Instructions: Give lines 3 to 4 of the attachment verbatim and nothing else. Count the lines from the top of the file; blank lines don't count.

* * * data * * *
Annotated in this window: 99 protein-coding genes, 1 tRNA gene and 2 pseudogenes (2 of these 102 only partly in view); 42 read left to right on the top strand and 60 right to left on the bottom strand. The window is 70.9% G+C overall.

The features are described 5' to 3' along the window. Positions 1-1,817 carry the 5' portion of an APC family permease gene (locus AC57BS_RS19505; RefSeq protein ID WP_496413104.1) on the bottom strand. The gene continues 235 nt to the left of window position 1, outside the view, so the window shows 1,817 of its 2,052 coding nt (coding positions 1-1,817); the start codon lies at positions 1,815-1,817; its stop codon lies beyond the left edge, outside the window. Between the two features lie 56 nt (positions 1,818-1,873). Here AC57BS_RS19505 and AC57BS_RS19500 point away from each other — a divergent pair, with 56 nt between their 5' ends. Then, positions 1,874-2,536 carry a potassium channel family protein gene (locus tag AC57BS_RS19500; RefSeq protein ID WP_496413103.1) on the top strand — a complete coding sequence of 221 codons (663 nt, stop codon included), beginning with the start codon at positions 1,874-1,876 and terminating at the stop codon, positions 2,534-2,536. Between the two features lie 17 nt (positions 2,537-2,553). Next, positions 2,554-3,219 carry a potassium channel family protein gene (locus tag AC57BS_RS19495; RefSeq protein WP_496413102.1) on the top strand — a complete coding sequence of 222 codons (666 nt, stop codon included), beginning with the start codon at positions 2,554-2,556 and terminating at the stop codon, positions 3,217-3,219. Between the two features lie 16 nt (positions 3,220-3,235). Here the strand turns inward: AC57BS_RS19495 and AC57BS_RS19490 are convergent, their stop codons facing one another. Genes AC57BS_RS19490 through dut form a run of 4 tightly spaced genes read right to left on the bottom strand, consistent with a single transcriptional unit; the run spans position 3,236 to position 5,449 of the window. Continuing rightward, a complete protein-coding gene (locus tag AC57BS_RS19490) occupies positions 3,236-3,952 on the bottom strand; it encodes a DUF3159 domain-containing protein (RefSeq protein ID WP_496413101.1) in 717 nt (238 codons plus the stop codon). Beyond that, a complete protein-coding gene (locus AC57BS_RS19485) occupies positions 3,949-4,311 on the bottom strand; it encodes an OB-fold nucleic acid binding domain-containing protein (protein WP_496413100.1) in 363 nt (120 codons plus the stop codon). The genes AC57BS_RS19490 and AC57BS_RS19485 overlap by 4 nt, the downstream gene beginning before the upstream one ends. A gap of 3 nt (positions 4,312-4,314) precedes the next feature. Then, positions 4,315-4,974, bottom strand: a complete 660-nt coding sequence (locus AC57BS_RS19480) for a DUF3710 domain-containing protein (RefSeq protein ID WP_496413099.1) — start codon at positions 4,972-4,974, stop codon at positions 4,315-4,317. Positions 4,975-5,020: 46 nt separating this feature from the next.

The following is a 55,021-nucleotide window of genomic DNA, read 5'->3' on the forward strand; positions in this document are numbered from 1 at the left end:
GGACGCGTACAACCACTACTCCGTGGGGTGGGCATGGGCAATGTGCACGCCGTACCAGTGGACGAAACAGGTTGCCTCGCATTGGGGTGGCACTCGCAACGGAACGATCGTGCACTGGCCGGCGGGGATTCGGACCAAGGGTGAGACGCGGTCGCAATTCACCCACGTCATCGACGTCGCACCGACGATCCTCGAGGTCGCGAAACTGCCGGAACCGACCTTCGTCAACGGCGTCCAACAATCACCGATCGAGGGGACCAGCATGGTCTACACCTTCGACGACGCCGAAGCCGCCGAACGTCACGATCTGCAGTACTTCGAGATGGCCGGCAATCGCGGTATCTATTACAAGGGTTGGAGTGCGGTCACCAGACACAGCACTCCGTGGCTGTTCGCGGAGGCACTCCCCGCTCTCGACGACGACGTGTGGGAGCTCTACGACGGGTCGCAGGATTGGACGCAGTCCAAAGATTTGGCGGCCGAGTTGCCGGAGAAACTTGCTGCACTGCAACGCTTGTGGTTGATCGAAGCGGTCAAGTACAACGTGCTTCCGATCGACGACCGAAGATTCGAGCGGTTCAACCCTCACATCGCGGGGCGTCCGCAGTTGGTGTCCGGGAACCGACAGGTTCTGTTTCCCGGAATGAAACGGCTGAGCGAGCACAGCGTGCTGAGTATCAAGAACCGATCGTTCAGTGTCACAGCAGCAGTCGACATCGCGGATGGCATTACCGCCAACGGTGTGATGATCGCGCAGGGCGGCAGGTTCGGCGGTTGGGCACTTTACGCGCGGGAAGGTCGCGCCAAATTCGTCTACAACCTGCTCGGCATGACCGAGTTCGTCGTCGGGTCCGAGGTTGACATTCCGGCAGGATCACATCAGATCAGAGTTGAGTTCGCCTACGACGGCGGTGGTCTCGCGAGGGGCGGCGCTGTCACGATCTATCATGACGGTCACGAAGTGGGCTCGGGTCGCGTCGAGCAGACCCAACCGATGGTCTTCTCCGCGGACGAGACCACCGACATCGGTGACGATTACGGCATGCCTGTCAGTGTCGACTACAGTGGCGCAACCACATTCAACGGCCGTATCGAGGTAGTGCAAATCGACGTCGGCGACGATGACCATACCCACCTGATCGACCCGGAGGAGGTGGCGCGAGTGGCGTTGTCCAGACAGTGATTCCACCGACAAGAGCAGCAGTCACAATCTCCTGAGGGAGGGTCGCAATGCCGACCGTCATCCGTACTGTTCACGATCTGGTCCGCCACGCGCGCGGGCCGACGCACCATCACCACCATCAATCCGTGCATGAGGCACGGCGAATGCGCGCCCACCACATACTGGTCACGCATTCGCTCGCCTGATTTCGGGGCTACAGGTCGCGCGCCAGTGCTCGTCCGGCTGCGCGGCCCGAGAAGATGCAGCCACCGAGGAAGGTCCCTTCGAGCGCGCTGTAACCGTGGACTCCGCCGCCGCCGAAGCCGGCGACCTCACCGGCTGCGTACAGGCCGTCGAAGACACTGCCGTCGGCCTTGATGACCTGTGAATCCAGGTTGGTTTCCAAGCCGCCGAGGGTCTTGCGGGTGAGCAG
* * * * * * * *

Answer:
The following is a 55,021-nucleotide window of genomic DNA, read 5'->3' on the forward strand; positions in this document are numbered from 1 at the left end:
GGACGCGTACAACCACTACTCCGTGGGGTGGGCATGGGCAATGTGCACGCCGTACCAGTGGACGAAACAGGTTGCCTCGCATTGGGGTGGCACTCGCAACGGAACGATCGTGCACTGGCCGGCGGGGATTCGGACCAAGGGTGAGACGCGGTCGCAATTCACCCACGTCATCGACGTCGCACCGACGATCCTCGAGGTCGCGAAACTGCCGGAACCGACCTTCGTCAACGGCGTCCAACAATCACCGATCGAGGGGACCAGCATGGTCTACACCTTCGACGACGCCGAAGCCGCCGAACGTCACGATCTGCAGTACTTCGAGATGGCCGGCAATCGCGGTATCTATTACAAGGGTTGGAGTGCGGTCACCAGACACAGCACTCCGTGGCTGTTCGCGGAGGCACTCCCCGCTCTCGACGACGACGTGTGGGAGCTCTACGACGGGTCGCAGGATTGGACGCAGTCCAAAGATTTGGCGGCCGAGTTGCCGGAGAAACTTGCTGCACTGCAACGCTTGTGGTTGATCGAAGCGGTCAAGTACAACGTGCTTCCGATCGACGACCGAAGATTCGAGCGGTTCAACCCTCACATCGCGGGGCGTCCGCAGTTGGTGTCCGGGAACCGACAGGTTCTGTTTCCCGGAATGAAACGGCTGAGCGAGCACAGCGTGCTGAGTATCAAGAACCGATCGTTCAGTGTCACAGCAGCAGTCGACATCGCGGATGGCATTACCGCCAACGGTGTGATGATCGCGCAGGGCGGCAGGTTCGGCGGTTGGGCACTTTACGCGCGGGAAGGTCGCGCCAAATTCGTCTACAACCTGCTCGGCATGACCGAGTTCGTCGTCGGGTCCGAGGTTGACATTCCGGCAGGATCACATCAGATCAGAGTTGAGTTCGCCTACGACGGCGGTGGTCTCGCGAGGGGCGGCGCTGTCACGATCTATCATGACGGTCACGAAGTGGGCTCGGGTCGCGTCGAGCAGACCCAACCGATGGTCTTCTCCGCGGACGAGACCACCGACATCGGTGACGATTACGGCATGCCTGTCAGTGTCGACTACAGTGGCGCAACCACATTCAACGGCCGTATCGAGGTAGTGCAAATCGACGTCGGCGACGATGACCATACCCACCTGATCGACCCGGAGGAGGTGGCGCGAGTGGCGTTGTCCAGACAGTGATTCCACCGACAAGAGCAGCAGTCACAATCTCCTGAGGGAGGGTCGCAATGCCGACCGTCATCCGTACTGTTCACGATCTGGTCCGCCACGCGCGCGGGCCGACGCACCATCACCACCATCAATCCGTGCATGAGGCACGGCGAATGCGCGCCCACCACATACTGGTCACGCATTCGCTCGCCTGATTTCGGGGCTACAGGTCGCGCGCCAGTGCTCGTCCGGCTGCGCGGCCCGAGAAGATGCAGCCACCGAGGAAGGTCCCTTCGAGCGCGCTGTAACCGTGGACTCCGCCGCCGCCGAAGCCGGCGACCTCACCGGCTGCGTACAGGCCGTCGAAGACACTGCCGTCGGCCTTGATGACCTGTGAATCCAGGTTGGTTTCCAAGCCGCCGAGGGTCTTGCGGGTGAGCAG